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Inkjet Printing of Non-Volatile Rewritable Memory Arrays

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Inkjet printing of all-polymer non-volatile rewritable memories was demonstrated. A polymeric ferroelectric material sandwiched between two electrically conductive layers formed the memory cell. Inkjet printing of the electrodes was performed with PEDOT-PSS and the active layer was printed with a ferroelectric polymer. Both fluids were modified for high quality jetability in Xaar's XJ126 binary printheads. The test device contained memory arrays of up to 100 bit with a design rule of 200μm wide electrode lines and 1mm line spacing. A pinhole-free ferroelectric layer of 120nm thickness allowed switching of the memory devices at voltages below 20V within 1ms. Large signal-to-noise ratios were recorded even after 105 read-write cycles. Target areas for this technology are low-density memories on flexible plastic substrates or on special papers. Application areas are tag memories, anti-counterfeiting and smart packaging.
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Document Type: Research Article

Publication date: 2006-01-01

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  • For more than 30 years, IS&T's series of digital printing conferences have been the leading forum for discussion of advances and new directions in 2D and 3D printing technologies. A comprehensive, industry-wide conference that brings together industry and academia, this meeting includes all aspects of the hardware, materials, software, images, and applications associated with digital printing systems?particularly those involved with additive manufacturing and fabrication?including bio-printing, printed electronics, page-wide, drop-on-demand, desktop and continuous ink jet, toner-based systems, and production digital printing, as well as the engineering capability, optimization, and science involved in these fields. In 2016, the conference changed its name formally to Printing for Fabrication to better reflect the content of the meeting and the evolving technology of printing.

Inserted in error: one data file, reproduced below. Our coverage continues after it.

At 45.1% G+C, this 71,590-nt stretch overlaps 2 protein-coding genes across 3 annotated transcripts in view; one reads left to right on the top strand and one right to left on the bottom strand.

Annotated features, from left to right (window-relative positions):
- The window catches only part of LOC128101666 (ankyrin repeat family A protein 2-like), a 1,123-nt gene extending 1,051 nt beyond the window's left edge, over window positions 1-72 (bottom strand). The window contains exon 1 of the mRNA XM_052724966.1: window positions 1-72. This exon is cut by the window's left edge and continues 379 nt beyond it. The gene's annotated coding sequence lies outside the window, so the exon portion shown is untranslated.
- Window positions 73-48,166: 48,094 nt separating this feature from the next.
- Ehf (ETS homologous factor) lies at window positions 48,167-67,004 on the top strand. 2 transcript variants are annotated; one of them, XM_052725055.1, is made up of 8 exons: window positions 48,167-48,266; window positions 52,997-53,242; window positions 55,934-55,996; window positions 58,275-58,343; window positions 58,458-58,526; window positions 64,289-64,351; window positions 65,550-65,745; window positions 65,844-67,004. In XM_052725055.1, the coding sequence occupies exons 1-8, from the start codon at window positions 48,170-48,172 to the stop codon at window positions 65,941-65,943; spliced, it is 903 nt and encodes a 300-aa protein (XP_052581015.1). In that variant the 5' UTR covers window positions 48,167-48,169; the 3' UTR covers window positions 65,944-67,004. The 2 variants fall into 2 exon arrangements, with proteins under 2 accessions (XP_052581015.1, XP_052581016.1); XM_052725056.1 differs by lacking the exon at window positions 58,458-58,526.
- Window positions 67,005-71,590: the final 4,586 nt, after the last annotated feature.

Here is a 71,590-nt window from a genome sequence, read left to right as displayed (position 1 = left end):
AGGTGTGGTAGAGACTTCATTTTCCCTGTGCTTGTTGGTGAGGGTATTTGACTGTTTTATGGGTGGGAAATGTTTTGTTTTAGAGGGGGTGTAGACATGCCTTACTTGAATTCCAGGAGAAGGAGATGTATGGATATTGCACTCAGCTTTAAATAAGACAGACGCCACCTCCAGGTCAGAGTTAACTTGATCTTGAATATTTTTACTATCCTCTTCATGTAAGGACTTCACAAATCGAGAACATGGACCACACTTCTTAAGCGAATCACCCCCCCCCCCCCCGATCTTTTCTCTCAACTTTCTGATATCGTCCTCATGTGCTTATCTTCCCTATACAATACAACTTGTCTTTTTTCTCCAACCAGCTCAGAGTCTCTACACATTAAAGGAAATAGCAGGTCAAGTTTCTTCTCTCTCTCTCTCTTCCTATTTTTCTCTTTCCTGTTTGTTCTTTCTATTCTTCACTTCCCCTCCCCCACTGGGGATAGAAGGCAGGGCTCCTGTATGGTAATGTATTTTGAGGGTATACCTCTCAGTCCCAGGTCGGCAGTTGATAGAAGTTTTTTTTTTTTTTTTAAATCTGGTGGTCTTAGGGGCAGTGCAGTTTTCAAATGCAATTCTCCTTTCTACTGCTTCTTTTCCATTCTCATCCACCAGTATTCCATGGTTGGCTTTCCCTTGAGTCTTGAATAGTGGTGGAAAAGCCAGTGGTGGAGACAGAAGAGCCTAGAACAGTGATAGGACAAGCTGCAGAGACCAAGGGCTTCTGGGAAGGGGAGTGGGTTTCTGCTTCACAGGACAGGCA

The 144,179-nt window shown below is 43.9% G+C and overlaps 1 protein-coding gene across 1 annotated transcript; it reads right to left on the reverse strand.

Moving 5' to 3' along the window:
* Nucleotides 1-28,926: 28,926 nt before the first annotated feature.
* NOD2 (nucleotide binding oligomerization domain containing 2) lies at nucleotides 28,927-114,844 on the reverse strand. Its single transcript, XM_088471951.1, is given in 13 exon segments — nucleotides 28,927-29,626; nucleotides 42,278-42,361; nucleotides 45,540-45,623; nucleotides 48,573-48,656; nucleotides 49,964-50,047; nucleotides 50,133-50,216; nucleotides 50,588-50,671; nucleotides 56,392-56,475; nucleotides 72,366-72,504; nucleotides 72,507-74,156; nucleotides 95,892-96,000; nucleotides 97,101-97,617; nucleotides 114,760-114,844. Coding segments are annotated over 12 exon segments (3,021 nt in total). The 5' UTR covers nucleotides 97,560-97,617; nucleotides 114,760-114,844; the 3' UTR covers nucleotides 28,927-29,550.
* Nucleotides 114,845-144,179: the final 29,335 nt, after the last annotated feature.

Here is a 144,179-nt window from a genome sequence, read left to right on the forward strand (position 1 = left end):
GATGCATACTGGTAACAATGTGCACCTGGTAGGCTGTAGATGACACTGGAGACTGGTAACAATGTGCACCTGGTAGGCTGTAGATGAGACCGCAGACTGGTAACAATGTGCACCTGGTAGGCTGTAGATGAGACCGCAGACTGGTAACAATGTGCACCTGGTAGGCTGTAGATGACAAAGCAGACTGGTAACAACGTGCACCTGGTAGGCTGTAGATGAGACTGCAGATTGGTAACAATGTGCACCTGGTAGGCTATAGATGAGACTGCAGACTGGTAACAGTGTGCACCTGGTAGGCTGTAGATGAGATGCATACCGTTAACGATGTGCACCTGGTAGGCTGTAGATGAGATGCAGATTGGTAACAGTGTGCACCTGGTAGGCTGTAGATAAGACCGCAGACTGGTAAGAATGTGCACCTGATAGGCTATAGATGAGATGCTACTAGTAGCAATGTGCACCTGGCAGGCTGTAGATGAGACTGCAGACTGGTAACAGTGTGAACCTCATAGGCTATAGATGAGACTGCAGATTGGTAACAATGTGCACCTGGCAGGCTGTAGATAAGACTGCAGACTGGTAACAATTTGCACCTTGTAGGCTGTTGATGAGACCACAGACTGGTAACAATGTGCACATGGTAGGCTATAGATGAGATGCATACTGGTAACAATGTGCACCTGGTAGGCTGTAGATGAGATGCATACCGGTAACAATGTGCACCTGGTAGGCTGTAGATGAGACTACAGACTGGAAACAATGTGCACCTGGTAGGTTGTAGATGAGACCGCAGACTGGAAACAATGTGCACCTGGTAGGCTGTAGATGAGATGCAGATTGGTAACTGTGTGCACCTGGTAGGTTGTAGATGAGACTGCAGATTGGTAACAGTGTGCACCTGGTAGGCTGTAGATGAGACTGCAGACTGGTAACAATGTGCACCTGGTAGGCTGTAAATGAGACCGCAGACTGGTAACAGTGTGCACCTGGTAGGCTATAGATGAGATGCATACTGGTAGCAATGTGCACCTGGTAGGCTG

Please note: For purposes of its Digital Library content, IS&T defines Open Access as papers that will be downloadable in their entirety for free in perpetuity. Copyright restrictions on papers vary; see individual paper for details.

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